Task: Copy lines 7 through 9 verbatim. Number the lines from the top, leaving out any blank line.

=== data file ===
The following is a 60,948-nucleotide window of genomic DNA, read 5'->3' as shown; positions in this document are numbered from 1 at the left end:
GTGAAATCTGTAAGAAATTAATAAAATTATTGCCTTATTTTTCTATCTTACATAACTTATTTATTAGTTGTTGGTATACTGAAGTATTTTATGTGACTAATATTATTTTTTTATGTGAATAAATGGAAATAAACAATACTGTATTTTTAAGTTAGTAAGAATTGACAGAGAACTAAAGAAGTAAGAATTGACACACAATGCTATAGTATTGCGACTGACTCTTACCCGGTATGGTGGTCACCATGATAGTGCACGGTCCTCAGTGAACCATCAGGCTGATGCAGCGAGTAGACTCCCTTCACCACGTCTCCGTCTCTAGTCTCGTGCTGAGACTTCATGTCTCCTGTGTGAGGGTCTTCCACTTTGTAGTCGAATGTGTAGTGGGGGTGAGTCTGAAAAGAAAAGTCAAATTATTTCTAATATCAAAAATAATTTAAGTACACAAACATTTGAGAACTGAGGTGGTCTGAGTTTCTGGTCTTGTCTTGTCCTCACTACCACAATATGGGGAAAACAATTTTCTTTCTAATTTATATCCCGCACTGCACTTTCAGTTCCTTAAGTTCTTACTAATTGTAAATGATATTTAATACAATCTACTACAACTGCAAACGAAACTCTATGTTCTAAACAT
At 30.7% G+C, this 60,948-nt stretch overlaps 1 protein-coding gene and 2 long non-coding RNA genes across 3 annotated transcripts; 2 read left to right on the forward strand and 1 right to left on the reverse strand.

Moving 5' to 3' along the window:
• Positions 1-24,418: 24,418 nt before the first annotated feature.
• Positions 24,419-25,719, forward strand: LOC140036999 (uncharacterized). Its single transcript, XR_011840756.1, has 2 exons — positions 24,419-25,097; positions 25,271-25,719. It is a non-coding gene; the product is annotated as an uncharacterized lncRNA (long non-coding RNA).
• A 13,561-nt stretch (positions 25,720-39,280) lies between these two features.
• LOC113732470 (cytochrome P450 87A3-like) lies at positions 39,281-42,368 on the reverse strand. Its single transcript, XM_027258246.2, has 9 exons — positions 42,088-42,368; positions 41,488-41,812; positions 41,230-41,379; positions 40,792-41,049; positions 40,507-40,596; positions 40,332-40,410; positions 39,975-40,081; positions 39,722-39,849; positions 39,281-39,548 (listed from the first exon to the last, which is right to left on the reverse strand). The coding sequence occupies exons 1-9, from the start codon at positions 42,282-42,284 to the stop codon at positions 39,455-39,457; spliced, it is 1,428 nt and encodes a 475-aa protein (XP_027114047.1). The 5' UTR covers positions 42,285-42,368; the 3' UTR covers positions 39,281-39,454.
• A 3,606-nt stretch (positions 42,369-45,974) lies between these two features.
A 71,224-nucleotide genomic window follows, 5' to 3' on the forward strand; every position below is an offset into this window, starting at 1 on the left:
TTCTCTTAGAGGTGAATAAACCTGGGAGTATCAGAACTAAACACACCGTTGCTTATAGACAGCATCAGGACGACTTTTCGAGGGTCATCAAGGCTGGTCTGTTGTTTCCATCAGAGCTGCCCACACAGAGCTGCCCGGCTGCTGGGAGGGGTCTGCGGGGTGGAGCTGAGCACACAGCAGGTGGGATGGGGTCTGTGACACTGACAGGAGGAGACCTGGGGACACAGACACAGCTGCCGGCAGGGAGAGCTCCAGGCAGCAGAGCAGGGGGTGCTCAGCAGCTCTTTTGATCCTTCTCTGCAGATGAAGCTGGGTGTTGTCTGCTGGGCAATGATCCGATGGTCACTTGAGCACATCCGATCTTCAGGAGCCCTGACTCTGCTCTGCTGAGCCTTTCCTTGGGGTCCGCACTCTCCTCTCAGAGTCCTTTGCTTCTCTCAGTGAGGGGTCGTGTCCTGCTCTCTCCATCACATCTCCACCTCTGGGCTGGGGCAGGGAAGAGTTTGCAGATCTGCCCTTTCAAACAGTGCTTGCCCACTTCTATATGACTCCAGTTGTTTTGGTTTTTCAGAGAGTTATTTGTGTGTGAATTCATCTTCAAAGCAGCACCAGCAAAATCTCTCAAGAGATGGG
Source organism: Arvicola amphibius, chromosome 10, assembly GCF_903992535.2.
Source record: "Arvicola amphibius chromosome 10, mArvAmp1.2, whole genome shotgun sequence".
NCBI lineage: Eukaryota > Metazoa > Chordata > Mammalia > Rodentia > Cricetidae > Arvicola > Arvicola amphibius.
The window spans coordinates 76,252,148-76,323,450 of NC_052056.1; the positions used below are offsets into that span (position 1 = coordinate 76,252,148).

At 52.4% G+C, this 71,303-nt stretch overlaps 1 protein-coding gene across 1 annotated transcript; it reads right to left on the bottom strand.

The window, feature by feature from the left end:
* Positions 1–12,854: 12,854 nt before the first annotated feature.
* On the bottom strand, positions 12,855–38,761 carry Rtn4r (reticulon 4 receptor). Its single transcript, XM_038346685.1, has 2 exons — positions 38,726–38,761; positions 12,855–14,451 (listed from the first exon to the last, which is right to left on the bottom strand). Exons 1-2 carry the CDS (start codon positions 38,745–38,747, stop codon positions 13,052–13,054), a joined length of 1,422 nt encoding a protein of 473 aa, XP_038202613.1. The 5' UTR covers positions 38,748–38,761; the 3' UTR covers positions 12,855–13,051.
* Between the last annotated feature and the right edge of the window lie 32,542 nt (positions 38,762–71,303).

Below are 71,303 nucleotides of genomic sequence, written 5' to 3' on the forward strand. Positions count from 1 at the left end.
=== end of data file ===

• A 13,561-nt stretch (positions 25,720-39,280) lies between these two features.
• LOC113732470 (cytochrome P450 87A3-like) lies at positions 39,281-42,368 on the reverse strand. Its single transcript, XM_027258246.2, has 9 exons — positions 42,088-42,368; positions 41,488-41,812; positions 41,230-41,379; positions 40,792-41,049; positions 40,507-40,596; positions 40,332-40,410; positions 39,975-40,081; positions 39,722-39,849; positions 39,281-39,548 (listed from the first exon to the last, which is right to left on the reverse strand). The coding sequence occupies exons 1-9, from the start codon at positions 42,282-42,284 to the stop codon at positions 39,455-39,457; spliced, it is 1,428 nt and encodes a 475-aa protein (XP_027114047.1). The 5' UTR covers positions 42,285-42,368; the 3' UTR covers positions 39,281-39,454.
• A 3,606-nt stretch (positions 42,369-45,974) lies between these two features.